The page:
What are the most important life lessons you have learned from your career?

If you have a chance to start a business, take it. If it fails, you get plenty of chances for another job, but a business of your own will teach you a lot. If you start your own business, make sure you organise good and reliable advice and supervision and involve them in what you do.

A second lesson is that doing business is mainly about trust and respect. This is certainly true if you conduct  this with other countries, for example in Asia. Here you have to pay a lot of attention to respecting the other person. We Europeans quickly think in terms of power. When you make a joint venture, you always want to have 51%, so that you have the so-called ‘power’. In that case, in my opinion, you are thinking completely wrong. The one with 49% will always think: “Where is he trying to get me?”, while, when you agree with a 50% – 50% stake, you are equal partners and the focus is on working together.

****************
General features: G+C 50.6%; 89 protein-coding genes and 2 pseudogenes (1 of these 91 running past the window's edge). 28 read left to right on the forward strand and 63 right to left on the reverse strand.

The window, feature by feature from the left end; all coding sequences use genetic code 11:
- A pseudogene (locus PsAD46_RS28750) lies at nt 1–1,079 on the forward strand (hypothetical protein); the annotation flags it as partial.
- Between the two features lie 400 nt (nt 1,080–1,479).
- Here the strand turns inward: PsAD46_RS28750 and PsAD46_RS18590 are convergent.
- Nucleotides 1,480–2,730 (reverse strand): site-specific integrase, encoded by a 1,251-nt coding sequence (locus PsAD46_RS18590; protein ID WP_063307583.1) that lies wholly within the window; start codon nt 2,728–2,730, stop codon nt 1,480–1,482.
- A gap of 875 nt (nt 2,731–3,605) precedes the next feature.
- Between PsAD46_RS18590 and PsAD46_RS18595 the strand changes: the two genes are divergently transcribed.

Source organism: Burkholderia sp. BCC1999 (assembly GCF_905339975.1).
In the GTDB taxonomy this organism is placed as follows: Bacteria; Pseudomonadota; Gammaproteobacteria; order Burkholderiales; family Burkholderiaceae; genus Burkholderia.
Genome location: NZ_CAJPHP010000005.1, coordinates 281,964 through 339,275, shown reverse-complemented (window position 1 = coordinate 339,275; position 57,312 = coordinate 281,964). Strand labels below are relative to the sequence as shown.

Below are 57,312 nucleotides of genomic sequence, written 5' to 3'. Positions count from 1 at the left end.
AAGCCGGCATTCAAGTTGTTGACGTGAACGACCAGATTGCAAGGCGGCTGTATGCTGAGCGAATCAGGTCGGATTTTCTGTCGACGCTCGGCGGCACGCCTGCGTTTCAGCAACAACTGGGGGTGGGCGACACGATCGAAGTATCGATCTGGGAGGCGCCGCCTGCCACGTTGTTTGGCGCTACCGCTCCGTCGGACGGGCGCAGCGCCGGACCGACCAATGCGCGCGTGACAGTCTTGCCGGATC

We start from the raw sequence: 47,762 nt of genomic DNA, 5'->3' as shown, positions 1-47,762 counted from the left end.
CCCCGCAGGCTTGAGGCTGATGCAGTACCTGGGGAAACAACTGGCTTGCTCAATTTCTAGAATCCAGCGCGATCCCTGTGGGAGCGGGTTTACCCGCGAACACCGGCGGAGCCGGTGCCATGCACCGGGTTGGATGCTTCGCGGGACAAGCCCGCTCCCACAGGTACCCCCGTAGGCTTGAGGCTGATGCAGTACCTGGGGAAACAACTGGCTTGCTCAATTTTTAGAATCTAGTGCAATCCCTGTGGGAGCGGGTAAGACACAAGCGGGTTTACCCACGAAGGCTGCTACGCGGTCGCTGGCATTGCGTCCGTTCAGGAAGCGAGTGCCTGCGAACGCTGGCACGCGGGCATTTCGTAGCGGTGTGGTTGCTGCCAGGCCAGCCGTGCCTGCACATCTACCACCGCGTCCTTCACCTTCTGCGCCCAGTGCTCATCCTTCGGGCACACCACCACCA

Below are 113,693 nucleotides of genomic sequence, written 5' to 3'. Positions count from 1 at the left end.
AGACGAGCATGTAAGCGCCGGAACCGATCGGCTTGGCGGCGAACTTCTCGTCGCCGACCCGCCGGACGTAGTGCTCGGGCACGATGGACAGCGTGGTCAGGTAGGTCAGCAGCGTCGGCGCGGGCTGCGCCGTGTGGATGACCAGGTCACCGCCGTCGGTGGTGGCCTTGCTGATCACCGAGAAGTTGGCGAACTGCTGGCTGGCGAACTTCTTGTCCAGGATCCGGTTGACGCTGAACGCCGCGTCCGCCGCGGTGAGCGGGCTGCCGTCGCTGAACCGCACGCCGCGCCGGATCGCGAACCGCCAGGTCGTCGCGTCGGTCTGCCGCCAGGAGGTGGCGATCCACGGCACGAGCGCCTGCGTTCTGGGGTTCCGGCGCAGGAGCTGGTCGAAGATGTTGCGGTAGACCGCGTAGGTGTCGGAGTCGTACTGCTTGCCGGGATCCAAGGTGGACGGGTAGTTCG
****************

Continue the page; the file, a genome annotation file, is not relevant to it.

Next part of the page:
“The place where you grow most as an individual is where the chance of failure is greater than success.”

Do you have any tips that can help current students stand out from the rest?

We are all busy showing our successes, but you learn the most from your disappointments. Try things that fall outside of your comfort zone. This can be abroad, but it can also be by entering a completely new market. People quickly tend to choose for a safe, familiar environment. However, if you can apply your specialty in a different environment, you can stand out, excel and learn a lot yourself. The place where you grow most as an individual is where the chance of failure is greater than success.